MCCLURE v. JONES et al, No. 5:2016cv00366 - Document 66 (M.D. Ga. 2017)

Court Description: ORDER granting 32 Motion for Entry of Default; granting 33 Amended Motion; denying 35 Motion for Default Judgment; denying 44 Motion for Default Judgment; granting 52 Motion for Entry of Default; granting 53 Motion to Set Aside Default; granting 54 Motion for Extension of Time to Answer; granting 58 Motion to Amend/Correct; granting 59 Motion to Amend/Correct. Ordered by US MAGISTRATE JUDGE STEPHEN HYLES on 8/9/17. (AGH)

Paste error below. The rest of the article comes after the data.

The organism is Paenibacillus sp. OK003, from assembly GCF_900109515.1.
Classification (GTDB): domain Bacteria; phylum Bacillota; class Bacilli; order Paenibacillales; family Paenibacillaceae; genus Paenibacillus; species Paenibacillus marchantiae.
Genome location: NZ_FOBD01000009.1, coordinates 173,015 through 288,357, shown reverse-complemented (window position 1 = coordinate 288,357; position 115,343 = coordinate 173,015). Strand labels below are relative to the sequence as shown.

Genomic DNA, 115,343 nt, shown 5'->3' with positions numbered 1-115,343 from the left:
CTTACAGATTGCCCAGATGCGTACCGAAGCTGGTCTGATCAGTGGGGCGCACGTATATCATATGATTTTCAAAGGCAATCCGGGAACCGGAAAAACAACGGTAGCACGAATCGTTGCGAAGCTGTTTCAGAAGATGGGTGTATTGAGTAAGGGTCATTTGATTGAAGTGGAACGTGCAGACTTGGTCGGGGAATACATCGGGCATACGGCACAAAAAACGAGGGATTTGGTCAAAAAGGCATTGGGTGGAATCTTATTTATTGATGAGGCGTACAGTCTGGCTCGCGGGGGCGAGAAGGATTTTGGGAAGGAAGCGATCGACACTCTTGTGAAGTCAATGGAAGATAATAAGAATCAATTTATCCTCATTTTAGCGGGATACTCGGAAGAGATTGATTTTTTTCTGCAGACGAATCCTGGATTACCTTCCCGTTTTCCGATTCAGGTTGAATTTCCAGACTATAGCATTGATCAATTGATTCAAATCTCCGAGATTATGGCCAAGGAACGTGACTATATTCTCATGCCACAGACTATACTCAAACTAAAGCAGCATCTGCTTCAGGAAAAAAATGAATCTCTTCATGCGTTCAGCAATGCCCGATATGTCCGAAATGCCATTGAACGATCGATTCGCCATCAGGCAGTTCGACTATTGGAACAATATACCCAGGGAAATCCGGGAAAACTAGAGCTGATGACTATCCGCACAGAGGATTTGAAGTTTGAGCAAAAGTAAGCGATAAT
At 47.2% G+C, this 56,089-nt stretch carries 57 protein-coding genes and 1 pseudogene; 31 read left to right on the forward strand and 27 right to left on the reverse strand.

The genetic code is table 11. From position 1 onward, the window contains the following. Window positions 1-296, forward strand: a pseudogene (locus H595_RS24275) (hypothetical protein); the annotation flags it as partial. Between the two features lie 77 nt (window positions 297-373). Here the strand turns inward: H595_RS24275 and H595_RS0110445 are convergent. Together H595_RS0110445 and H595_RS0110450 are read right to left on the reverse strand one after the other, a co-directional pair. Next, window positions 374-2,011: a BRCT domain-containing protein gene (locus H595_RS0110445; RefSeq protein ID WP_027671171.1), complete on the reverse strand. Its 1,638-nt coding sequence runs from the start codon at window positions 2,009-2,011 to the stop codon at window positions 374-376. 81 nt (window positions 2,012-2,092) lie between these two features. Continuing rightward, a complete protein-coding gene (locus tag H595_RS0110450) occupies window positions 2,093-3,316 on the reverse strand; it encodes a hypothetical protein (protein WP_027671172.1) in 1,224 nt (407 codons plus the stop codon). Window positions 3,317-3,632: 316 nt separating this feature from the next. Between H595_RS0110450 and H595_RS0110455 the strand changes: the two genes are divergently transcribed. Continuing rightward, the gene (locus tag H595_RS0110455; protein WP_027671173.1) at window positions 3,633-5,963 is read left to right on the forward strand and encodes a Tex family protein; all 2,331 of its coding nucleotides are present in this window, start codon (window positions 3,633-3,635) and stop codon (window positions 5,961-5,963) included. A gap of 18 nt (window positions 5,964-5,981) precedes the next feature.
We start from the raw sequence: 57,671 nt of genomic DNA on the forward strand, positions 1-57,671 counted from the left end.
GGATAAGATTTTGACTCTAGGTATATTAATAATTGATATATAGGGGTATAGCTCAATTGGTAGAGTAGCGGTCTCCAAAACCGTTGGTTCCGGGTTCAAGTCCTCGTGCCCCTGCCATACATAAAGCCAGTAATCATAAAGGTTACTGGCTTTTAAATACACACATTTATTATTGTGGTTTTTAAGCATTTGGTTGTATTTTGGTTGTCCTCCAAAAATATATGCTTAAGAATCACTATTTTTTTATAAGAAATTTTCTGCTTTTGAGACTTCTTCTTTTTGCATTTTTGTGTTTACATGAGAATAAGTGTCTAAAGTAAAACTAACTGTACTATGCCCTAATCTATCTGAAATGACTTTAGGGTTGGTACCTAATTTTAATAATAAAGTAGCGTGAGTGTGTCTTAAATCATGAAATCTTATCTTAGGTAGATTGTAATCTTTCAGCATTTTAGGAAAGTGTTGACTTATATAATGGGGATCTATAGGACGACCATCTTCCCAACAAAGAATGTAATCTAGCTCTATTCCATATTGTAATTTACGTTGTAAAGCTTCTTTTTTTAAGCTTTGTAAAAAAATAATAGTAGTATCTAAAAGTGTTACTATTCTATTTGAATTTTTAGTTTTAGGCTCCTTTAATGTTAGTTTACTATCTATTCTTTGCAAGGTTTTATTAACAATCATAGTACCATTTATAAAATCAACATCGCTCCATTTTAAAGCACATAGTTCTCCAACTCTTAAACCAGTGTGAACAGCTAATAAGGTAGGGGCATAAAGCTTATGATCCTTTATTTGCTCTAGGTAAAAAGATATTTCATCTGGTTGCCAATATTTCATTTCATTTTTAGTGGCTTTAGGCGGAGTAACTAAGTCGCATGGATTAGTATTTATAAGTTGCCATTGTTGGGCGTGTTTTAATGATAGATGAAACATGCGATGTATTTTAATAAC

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IN THE UNITED STATES DISTRICT COURT FOR THE MIDDLE DISTRICT OF GEORGIA MACON DIVISION WILLIAM JEFFREY MCCLURE, Plaintiff, vs. TIMOTHY JONES, et al., Defendants. : : : : : : : : : CASE NO. 5:16-CV-366-MTT-MSH 42 U.S.C. § 1983 ORDER Presently pending before the Court are Plaintiff’s motions for entry of default (ECF Nos. 32, 33, 52), motions for default judgment (ECF Nos. 35, 44), and motions to amend (ECF Nos. 58, 59). Also pending are Defendants’ motion to set aside the default against Defendants Stephens and Sanford (ECF No. 53) and motion for an extension of time to file an answer (ECF No. 54). For the reasons explained below, Plaintiff’s motions for default and motions to amend are granted. His motions for default judgment are denied. Defendants’ motions to set aside the default and for an extension of time are granted. BACKGROUND Plaintiff filed this action on August 15, 2016, asserting claims against multiple parties. See generally Compl., ECF No. 1. After a preliminary review, service was ordered against Defendants on October 19, 2016. Order, ECF No. 14. The United States Marshals Service issued a Process Receipt and Return on October 20 which was mailed to Defendants on October 24, 2016. (ECF Nos. 16-20.) All Defendants failed to waive service in accordance with Federal Rules of Civil Procedure Rule 4(d). Consequently, the Marshals Service issued a Summons and Process Receipt and Return for personal service on December 21, 2016. (ECF No. 24.) Defendants Sanford and Stephens were personally served on January 6, 2017 and January, 27, 2017, respectively. (ECF Nos. 29, 31.) Defendants Sanford and Stephens failed to timely answer or otherwise respond to Plaintiff’s complaint. The clerk thus entered default against Defendants Sanford and Stephens on March 14, 2017. Plaintiff moved for default judgment against Defendants Sanford and Stephens on March 23, 2017 (ECF No. 44). On January 6, 2017, a United States Marshal served Defendants Williams, Jones, and Burney by serving Defendant Sanford, Chief of Security. (ECF Nos. 27, 28, 30) Service on Defendants Williams, Jones, and Burney was not proper personal service in accordance with Federal Rules of Civil Procedure Rule 4(e). The United States Marshals Service was thus directed to personally serve Defendants Williams, Jones, and Burney in accordance with Federal Rules of Civil Procedure Rule 4(e)(2)(A). Order 2, Mar. 14, 2017, ECF No. 39. Defendants Williams and Burney were personally served on March 29, 2017 (ECF Nos. 45, 47). Defendant Jones was personally served on March 30, 2017 (ECF No. 46). Defendants Williams, Burney, and Jones failed to timely answer or otherwise respond to Plaintiff’s complaint. Plaintiff consequently moved for an entry of default on April 25, 2017 (ECF No. 52). On May 9, 2017, Defendants moved to set aside the entry of default against them. (ECF No. 53.) Defendants then filed a motion for extension of time to file their answer 2 on May 16, 2017. (ECF No. 54.) Attached thereto is Defendants’ proposed answer. (ECF No. 54-2.) Plaintiff has not responded to the request to set aside the entry of default, but has moved to amend his complaint (ECF Nos. 58, 59). DISCUSSION I. Motion to set aside entry of default Defendants move to set aside the entry of default against them (ECF No. 53).1 Default has not been entered against Defendants Williams, Burney, and Jones. Plaintiff properly moved for default against them after the time for filing a responsive pleading elapsed. Consequently, Plaintiff’s motions for default (ECF Nos. 32, 33, 52) as to Defendants Williams, Burney, and Jones are granted. Default having been entered against all Defendants, the Court now considers whether that default should be set aside. Rule 55 of the Federal Rules of Civil Procedure provides that a clerk “must enter [a] party’s default” when that party “failed to plead or otherwise defend, and that failure is shown by affidavit or otherwise.” Rule 55(c) allows the court to “set aside an entry of default for good cause[.]” Fed. R. Civ. P. 55(c). “‘Good cause’ is a mutable standard, varying from situation to situation. It is also a liberal one—but not so elastic as to be devoid of substance.” Compania Interamericana Export-Import, S.A. v. Compania Dominicana de Aviacion, 88 F.3d 948, 951 (11th Cir. 1996). “In determining what constitutes ‘good cause,’ courts have considered, but are not limited to, factors such as whether the default was willful, whether the defaulting party would have a meritorious 1 Defendants also filed a motion for an extension of time to file their answer and an attached proposed answer. (ECF Nos. 54, 54-2.) 3 defense, and whether setting aside the default would result in prejudice to the nondefaulting party.” Annon Consulting, Inc. v. BioNitrogen HoldingsCorp., 650 F. App’x 729, 732 (11th Cir. 2016). However, “these factors are not ‘talismanic,’ and [] courts have examined other factors including whether the public interest was implicated, whether there was significant financial loss to the defaulting party, and whether the defaulting party acted promptly to correct the default.” Compania Interamericana, 88 F.3d at 951. “Whatever factors are employed, the imperative is that they be regarded simply as a means of identifying circumstances which warrant the finding of ‘good cause’ to set aside a default.” Id. Defendants submitted declarations in support of their motion to set aside the default showing that, after being properly served, they each contacted a supervisor and were told that the Complaint and accompanying documents would be forwarded to the Georgia Department of Correction’s (GDOC) legal department. Sanford Decl. ¶ 3, ECF No. 53-2; Stephens Decl. ¶ 3, ECF No. 53-3; Jones Decl. ¶¶ 4-7, ECF No. 53-42; Burney Decl. ¶ 3, ECF No. 53-5; Williams Decl. ¶ 3, ECF No. 53-6. Each defendant further believed that he or she would be contacted if he or she needed to take further action. Sanford Decl. ¶ 3; Stephens Decl. ¶ 3; Jones Decl. ¶¶ 4-7; Burney Decl. ¶ 3; Williams Decl. ¶ 3. Defendants did not then hear from the Attorney General’s Office until the 2 Defendant Jones is the superintendent of Macon Transitional Center. When he received the complaint packet in the mail, he asked his administrative assistant to contact the GDOC legal department. Jones Decl. ¶ 4. His assistant initially forwarded the Complaint and waivers of service to the Attorney General’s Office in October 2016. Id. When he was personally served he again had his assistant forward the documents for himself and Defendants Burney and Williams to the Attorney General’s Office. Id. ¶¶ 5-6. He then signed request for representation forms which were received on April 7, 2017. Jones Decl. ¶ 7. 4 evening of May 3, 2017, when they learned that the filing deadlines had passed. Sanford Decl. ¶ 4; Stephens Decl. ¶ 4; Jones Decl. ¶ 8; Burney Decl. ¶ 4; Williams Decl. ¶ 4. Counsel represents that they did not become aware of the case until May 3, 2017. Br. in Supp. of Defs.’ Mot. to Set Aside 3, ECF No. 53-1. It is clear from the record in this case that Defendants did not willingly default. To the contrary, Defendants and their counsel agree that the failure to timely respond is due to either an administrative error or a miscommunication on the part of counsel’s office. Br. in Supp. of Defs.’ Mot. to Set Aside 8; Sanford Decl. ¶ 4; Stephens Decl. ¶ 4; Jones Decl. ¶ 8; Burney Decl. ¶ 4; Williams Decl. ¶ 4. Defendants also assert that they have meritorious defenses to Plaintiff’s claims and that setting aside the default will not prejudice Plaintiff. The Court agrees and finds that good cause exists to set aside the default as to each Defendant. Plaintiff’s motions for default judgment (ECF Nos. 35, 44) are accordingly denied. Defendants’ motion for an extension of time to file an answer (ECF No. 54) is granted and the clerk is directed to docket the proposed answer at ECF No. 54-2 as the Answer in this case. II. Plaintiff’s motions to amend Plaintiff files two motions to amend (ECF Nos. 58-59) which clarify that Plaintiff (1) sues each defendant in his or her individual capacity, and (2) demands a jury trial. Second Mot. to Am. 1, ECF No. 59. Plaintiff also seeks to correct his complaint to reflect that Defendant Burney’s first name is spelled “Tamika” and that Defendant Stephens’ first name is Calvin. Mot. to Am. 1-3, ECF No. 58. Plaintiff’s motions to 5 amend are granted. Defendants may file an amended answer within fourteen (14) days. Discovery shall commence either from the filing of an amended answer or when the fourteen days within which to file the amended answer expires. CONCLUSION For the reasons explained above, Plaintiff’s motions for default (ECF Nos. 32, 33, 52) and motions to amend (ECF Nos. 58-59) are granted. His motions for default judgment (ECF Nos. 35, 44) are denied. Defendants’ motions to set aside the default (ECF No. 53) and for an extension of time (ECF No. 54) are granted. The clerk is directed to file Defendants’ proposed answer. Defendants shall have fourteen (14) days within which to file an amended answer in response to Plaintiff’s amended complaint. SO ORDERED, this 9th day of August, 2017. /s/ Stephen Hyles UNITED STATES MAGISTRATE JUDGE 6